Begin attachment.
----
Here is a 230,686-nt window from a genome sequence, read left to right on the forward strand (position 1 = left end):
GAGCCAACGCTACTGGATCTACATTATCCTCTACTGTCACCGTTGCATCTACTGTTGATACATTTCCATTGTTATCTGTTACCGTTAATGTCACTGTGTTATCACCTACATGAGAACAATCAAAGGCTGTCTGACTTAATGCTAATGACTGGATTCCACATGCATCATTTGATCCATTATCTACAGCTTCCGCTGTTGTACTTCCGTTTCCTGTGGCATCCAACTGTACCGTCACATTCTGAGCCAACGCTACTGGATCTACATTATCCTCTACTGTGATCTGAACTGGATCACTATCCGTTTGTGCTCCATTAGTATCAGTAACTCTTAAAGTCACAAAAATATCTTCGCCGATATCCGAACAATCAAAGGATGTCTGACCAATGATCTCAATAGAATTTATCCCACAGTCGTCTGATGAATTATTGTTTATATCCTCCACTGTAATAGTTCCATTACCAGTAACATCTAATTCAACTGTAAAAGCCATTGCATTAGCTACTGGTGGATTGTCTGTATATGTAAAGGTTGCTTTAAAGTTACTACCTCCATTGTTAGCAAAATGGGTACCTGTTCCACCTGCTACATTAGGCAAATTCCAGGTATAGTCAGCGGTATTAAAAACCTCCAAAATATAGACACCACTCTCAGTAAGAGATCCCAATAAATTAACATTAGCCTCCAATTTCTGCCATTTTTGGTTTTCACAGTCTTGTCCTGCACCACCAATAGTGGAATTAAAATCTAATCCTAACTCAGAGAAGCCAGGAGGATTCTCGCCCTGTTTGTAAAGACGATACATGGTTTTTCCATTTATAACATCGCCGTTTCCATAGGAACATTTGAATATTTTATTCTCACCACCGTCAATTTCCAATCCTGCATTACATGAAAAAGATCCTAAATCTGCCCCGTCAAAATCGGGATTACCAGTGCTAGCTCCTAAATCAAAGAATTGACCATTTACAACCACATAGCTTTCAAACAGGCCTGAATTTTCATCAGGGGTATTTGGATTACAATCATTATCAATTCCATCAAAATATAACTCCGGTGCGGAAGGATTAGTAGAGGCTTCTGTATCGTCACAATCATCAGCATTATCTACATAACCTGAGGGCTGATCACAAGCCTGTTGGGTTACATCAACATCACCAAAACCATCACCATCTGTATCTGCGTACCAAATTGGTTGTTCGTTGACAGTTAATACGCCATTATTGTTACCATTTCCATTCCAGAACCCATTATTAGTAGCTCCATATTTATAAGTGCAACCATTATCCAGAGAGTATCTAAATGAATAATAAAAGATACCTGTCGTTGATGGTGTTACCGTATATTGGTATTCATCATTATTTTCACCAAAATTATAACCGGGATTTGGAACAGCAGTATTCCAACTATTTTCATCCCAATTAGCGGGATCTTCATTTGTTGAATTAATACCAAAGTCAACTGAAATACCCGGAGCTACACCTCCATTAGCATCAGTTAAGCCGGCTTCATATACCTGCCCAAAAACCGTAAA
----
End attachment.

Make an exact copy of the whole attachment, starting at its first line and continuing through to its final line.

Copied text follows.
Here is a 230,686-nt window from a genome sequence, read left to right on the forward strand (position 1 = left end):
GAGCCAACGCTACTGGATCTACATTATCCTCTACTGTCACCGTTGCATCTACTGTTGATACATTTCCATTGTTATCTGTTACCGTTAATGTCACTGTGTTATCACCTACATGAGAACAATCAAAGGCTGTCTGACTTAATGCTAATGACTGGATTCCACATGCATCATTTGATCCATTATCTACAGCTTCCGCTGTTGTACTTCCGTTTCCTGTGGCATCCAACTGTACCGTCACATTCTGAGCCAACGCTACTGGATCTACATTATCCTCTACTGTGATCTGAACTGGATCACTATCCGTTTGTGCTCCATTAGTATCAGTAACTCTTAAAGTCACAAAAATATCTTCGCCGATATCCGAACAATCAAAGGATGTCTGACCAATGATCTCAATAGAATTTATCCCACAGTCGTCTGATGAATTATTGTTTATATCCTCCACTGTAATAGTTCCATTACCAGTAACATCTAATTCAACTGTAAAAGCCATTGCATTAGCTACTGGTGGATTGTCTGTATATGTAAAGGTTGCTTTAAAGTTACTACCTCCATTGTTAGCAAAATGGGTACCTGTTCCACCTGCTACATTAGGCAAATTCCAGGTATAGTCAGCGGTATTAAAAACCTCCAAAATATAGACACCACTCTCAGTAAGAGATCCCAATAAATTAACATTAGCCTCCAATTTCTGCCATTTTTGGTTTTCACAGTCTTGTCCTGCACCACCAATAGTGGAATTAAAATCTAATCCTAACTCAGAGAAGCCAGGAGGATTCTCGCCCTGTTTGTAAAGACGATACATGGTTTTTCCATTTATAACATCGCCGTTTCCATAGGAACATTTGAATATTTTATTCTCACCACCGTCAATTTCCAATCCTGCATTACATGAAAAAGATCCTAAATCTGCCCCGTCAAAATCGGGATTACCAGTGCTAGCTCCTAAATCAAAGAATTGACCATTTACAACCACATAGCTTTCAAACAGGCCTGAATTTTCATCAGGGGTATTTGGATTACAATCATTATCAATTCCATCAAAATATAACTCCGGTGCGGAAGGATTAGTAGAGGCTTCTGTATCGTCACAATCATCAGCATTATCTACATAACCTGAGGGCTGATCACAAGCCTGTTGGGTTACATCAACATCACCAAAACCATCACCATCTGTATCTGCGTACCAAATTGGTTGTTCGTTGACAGTTAATACGCCATTATTGTTACCATTTCCATTCCAGAACCCATTATTAGTAGCTCCATATTTATAAGTGCAACCATTATCCAGAGAGTATCTAAATGAATAATAAAAGATACCTGTCGTTGATGGTGTTACCGTATATTGGTATTCATCATTATTTTCACCAAAATTATAACCGGGATTTGGAACAGCAGTATTCCAACTATTTTCATCCCAATTAGCGGGATCTTCATTTGTTGAATTAATACCAAAGTCAACTGAAATACCCGGAGCTACACCTCCATTAGCATCAGTTAAGCCGGCTTCATATACCTGCCCAAAAACCGTAAA